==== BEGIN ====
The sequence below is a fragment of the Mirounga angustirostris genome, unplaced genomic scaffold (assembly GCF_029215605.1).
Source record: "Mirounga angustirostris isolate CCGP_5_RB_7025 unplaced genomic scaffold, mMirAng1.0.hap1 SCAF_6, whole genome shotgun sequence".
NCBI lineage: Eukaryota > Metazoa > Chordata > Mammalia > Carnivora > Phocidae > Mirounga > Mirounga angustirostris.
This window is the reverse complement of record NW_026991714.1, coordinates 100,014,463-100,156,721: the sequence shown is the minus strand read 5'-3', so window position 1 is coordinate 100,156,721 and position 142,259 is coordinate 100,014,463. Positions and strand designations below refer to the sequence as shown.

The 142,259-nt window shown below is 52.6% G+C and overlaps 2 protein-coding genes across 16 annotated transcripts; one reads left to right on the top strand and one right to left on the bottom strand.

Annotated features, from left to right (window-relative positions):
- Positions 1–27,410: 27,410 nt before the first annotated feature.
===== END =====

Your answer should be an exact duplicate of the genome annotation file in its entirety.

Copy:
The sequence below is a fragment of the Mirounga angustirostris genome, unplaced genomic scaffold (assembly GCF_029215605.1).
Source record: "Mirounga angustirostris isolate CCGP_5_RB_7025 unplaced genomic scaffold, mMirAng1.0.hap1 SCAF_6, whole genome shotgun sequence".
NCBI lineage: Eukaryota > Metazoa > Chordata > Mammalia > Carnivora > Phocidae > Mirounga > Mirounga angustirostris.
This window is the reverse complement of record NW_026991714.1, coordinates 100,014,463-100,156,721: the sequence shown is the minus strand read 5'-3', so window position 1 is coordinate 100,156,721 and position 142,259 is coordinate 100,014,463. Positions and strand designations below refer to the sequence as shown.

The 142,259-nt window shown below is 52.6% G+C and overlaps 2 protein-coding genes across 16 annotated transcripts; one reads left to right on the top strand and one right to left on the bottom strand.

Annotated features, from left to right (window-relative positions):
- Positions 1–27,410: 27,410 nt before the first annotated feature.